OBJECTIVES: Most penile tumors are suitable for standard partial or total penile amputation. We attempted to identify whether occasional patients with anatomically suitable penile carcinoma can be safely managed with unconventional techniques that preserve uninvolved penile structures.
PATIENTS AND METHODS: Records of personal patients with anatomically suitable invasive penile carcinoma managed by unconventional surgical resections between 1979 and 1995 were reviewed.
RESULTS: Fifteen patients who had conservative surgical resections were followed for 6-80 months. Eleven patients had no recurrence and were alive with no evidence of disease at 6-80 months (mean 45 months). Two patients developed 3 local recurrences that were excised by further conservative resections and were alive with no evidence of disease at last follow up. One patient died of metastatic disease and 1 died of myocardial infarction.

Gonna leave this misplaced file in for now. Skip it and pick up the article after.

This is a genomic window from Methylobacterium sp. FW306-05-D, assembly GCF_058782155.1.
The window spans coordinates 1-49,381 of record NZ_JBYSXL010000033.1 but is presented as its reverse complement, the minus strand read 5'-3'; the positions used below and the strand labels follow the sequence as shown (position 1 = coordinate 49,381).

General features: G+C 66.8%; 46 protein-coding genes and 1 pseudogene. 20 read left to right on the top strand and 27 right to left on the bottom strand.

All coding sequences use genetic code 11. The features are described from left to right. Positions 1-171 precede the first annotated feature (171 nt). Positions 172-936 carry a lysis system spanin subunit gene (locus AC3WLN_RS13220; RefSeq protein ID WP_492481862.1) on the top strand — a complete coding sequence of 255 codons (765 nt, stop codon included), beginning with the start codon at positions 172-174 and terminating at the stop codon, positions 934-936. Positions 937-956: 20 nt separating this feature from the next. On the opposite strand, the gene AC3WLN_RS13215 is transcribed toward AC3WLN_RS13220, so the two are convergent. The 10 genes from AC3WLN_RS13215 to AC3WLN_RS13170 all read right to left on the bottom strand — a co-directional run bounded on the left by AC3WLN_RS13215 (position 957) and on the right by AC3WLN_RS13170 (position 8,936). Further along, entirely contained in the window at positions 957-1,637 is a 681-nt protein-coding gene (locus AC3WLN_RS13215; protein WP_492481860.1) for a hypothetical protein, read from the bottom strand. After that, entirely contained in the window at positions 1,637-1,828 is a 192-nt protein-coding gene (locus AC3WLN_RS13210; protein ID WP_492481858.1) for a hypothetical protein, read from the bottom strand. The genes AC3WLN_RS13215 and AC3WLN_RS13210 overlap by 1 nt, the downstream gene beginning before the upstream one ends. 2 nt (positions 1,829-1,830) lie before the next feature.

CONCLUSIONS: Variable preservation of function can be obtained while accomplishing acceptable survival and local control. We believe that these conservative surgical modalities for managing primary penile carcinoma warrant consideration in appropriately selected patients.